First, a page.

There are so many resources available to artists in these days of data and information consumption. Ads can be seen everywhere promising that we can be better painters or sell more paintings or be masters of color just by signing up for this or that seminar, or newsletter, or whatever the ad du jour happens to be.
So do you want to be a better painter? MAKE MORE PAINTINGS! You will not become a better painter by reading a book, taking a 2-hour seminar, watching a video, or painting an hour a month. Those activities may eventually contribute to your skill level, but the ONLY WAY to become a better painter is to make more paintings. You have to paint thousands of paintings. Not one or two a year. How about a hundred paintings a year? How about two hundred? Painting all of these pieces allows you to develop your voice as a painter. It took me many years to develop my voice.
Being a good painter does not happen quickly. I have been painting for nearly 25 years and I am still learning, growing and improving my skills. I have painted thousands of paintings and I will paint thousands more. I spend time with paint. Workshop students ask me "How can I be a better painter?" My advice to them is two-fold: 1. Learn the basics: the fundamentals of design, composition and color; 2. Make more paintings. You cannot ever be a good painter if you don't learn the basics. That is the foundation for everything you do. Beyond learning the basics you have to put the basics into practice by painting. Paint, fail, learn. Paint, fail, learn. Don't be afraid of failure for it is a valuable part of the process. Embrace failure as a potential outcome of experimentation.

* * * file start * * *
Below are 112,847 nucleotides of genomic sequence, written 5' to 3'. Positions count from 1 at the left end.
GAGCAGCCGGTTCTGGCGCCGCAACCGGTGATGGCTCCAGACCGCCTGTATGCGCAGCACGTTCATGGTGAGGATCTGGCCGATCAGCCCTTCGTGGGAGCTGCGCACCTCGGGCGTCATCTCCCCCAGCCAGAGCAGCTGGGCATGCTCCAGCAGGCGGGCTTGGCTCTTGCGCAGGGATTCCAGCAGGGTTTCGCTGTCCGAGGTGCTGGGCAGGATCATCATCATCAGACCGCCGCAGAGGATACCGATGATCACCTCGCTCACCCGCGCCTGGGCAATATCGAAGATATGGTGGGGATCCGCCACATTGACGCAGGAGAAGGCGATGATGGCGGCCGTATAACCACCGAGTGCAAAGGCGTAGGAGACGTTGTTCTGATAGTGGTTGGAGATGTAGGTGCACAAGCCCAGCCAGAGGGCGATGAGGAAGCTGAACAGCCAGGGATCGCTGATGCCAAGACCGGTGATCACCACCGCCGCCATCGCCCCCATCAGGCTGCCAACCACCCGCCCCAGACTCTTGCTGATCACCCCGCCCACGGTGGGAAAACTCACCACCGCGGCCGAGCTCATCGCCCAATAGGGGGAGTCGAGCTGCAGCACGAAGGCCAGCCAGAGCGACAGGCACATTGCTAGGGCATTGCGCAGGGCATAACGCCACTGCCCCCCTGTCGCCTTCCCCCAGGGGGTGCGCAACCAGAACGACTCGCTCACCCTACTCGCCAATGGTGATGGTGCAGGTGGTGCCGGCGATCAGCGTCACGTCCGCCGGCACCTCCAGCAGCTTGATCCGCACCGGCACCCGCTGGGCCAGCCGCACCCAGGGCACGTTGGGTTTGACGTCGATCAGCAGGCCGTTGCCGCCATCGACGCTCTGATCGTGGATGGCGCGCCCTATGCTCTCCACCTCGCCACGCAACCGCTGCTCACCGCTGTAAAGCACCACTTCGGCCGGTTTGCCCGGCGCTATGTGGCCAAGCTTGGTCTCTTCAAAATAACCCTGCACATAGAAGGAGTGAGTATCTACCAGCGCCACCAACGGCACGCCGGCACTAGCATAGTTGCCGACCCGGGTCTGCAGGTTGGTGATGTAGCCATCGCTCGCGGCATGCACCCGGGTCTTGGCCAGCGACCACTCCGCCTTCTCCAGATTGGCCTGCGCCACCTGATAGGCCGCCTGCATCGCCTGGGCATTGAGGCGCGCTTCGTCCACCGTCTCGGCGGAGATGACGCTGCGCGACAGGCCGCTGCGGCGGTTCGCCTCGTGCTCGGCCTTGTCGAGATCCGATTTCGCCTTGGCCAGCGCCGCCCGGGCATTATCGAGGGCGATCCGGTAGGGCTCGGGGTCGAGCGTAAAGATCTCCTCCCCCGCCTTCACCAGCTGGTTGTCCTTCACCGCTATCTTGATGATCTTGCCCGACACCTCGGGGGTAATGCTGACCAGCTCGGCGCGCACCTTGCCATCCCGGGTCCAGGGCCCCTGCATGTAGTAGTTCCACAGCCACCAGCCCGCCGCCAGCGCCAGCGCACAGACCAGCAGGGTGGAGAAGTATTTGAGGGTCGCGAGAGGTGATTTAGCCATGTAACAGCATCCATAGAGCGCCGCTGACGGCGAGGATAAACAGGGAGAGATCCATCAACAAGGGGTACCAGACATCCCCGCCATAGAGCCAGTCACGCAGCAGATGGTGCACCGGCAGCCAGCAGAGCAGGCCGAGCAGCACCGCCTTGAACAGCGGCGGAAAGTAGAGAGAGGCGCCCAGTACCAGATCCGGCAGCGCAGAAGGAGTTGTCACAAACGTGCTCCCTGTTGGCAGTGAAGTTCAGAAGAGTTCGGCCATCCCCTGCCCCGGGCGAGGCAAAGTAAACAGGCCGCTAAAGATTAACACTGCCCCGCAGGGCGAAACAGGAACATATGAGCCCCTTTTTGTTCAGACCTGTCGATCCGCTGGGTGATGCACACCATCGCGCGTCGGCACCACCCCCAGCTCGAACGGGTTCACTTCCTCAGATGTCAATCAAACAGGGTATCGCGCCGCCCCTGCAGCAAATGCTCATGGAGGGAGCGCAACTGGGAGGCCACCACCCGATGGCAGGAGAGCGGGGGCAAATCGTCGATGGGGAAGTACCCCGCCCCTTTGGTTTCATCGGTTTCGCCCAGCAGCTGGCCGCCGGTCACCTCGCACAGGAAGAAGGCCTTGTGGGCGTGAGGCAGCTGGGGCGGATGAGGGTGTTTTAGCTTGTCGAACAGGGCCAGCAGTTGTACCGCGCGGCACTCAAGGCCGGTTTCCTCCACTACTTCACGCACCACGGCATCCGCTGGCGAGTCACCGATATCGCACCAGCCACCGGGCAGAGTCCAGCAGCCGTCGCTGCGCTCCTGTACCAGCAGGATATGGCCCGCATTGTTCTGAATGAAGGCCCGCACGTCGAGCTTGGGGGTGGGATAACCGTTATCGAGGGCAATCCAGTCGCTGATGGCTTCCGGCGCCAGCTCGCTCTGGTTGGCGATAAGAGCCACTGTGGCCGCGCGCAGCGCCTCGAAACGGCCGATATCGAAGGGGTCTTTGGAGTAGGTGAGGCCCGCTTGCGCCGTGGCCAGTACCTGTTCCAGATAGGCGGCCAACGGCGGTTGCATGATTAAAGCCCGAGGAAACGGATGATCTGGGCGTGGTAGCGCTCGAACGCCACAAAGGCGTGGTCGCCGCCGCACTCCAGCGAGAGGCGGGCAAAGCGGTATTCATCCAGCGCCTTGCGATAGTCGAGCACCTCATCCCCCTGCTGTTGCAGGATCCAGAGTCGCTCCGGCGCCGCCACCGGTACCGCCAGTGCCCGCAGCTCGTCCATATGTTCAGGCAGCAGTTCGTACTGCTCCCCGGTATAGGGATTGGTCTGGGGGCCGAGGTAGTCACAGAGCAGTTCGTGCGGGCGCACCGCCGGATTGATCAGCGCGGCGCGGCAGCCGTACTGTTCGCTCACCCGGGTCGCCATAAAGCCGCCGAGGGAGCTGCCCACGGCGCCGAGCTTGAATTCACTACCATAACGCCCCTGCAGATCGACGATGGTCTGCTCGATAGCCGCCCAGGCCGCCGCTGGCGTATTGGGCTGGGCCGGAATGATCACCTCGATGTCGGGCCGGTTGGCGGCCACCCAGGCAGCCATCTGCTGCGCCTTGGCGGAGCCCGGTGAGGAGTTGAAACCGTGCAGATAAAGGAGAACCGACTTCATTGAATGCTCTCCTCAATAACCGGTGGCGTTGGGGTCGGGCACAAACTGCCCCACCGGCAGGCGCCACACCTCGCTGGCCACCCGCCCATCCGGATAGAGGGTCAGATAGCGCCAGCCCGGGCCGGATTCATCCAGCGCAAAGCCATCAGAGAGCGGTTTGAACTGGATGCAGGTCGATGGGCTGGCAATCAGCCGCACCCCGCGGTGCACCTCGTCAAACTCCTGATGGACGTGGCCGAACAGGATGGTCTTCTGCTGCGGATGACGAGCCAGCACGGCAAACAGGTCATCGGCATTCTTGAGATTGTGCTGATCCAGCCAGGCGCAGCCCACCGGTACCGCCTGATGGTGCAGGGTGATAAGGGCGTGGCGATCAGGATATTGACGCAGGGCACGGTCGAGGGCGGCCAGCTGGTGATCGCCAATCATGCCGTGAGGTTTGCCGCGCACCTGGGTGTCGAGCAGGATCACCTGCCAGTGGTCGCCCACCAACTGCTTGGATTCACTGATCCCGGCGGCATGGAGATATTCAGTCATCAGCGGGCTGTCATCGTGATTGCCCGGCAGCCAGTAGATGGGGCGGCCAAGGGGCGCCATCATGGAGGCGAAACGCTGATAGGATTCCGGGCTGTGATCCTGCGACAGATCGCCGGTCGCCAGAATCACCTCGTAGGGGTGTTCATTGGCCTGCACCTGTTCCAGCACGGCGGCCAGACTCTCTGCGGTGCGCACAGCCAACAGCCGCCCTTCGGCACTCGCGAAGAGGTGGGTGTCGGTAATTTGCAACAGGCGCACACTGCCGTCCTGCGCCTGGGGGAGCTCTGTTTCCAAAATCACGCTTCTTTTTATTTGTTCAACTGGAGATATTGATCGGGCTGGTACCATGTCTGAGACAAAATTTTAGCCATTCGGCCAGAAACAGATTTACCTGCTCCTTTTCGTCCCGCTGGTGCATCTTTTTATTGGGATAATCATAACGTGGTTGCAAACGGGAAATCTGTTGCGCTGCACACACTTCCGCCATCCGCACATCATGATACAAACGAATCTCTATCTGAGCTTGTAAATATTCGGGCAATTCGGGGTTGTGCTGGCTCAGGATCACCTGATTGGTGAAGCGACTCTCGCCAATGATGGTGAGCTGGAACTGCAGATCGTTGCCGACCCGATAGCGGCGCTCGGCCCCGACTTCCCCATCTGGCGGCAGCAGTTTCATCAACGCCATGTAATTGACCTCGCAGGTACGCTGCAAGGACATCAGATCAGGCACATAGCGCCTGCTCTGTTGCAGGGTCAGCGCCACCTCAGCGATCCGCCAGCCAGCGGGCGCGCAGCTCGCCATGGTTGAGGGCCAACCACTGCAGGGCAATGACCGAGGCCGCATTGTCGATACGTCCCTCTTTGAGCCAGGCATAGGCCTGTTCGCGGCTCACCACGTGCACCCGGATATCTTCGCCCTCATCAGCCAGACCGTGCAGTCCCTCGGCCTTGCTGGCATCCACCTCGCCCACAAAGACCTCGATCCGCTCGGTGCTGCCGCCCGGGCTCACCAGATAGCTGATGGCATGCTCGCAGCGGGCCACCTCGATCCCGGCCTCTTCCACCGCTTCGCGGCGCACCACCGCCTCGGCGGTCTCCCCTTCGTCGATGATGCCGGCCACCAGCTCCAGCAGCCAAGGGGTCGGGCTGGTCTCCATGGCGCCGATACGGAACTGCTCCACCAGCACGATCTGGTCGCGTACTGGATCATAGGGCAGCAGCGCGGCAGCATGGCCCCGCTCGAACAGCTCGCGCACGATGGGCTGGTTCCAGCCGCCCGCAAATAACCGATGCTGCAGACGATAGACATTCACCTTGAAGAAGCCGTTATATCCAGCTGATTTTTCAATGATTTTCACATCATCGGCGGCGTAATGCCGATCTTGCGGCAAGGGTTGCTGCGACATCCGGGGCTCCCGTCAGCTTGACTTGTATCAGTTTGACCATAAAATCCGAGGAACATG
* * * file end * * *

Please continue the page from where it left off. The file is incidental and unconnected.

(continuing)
Workshop students also ask "Why do your colors look so amazing and mine are dull and muddy?" My response is that I have spent a quarter of century, thousands of hours of work, and made thousands of paintings experimenting with color. It isn't that I am more talented, or have more skills. It is simply that I have spent more time with paint. Again, you don't learn color from books. You learn color from mixing it in the studio. Get familiar with the basics of the color wheel, because the science behind it works and somebody already figured it out for you. Now you have to apply the basic knowledge in practice. Mix every color you have with every other color and see what happens. Make color charts of the results. Then mix more colors and make more color charts. Mix these three together and see what happens; then these three; then these. Record the results so you can refer to them at a later date.
There is no fast way to build an art career and be a better painter. Like everything else that matters, it takes lots of time and work. The good news is that if someone like me can do it, anyone can! Now stop reading and get into the studio!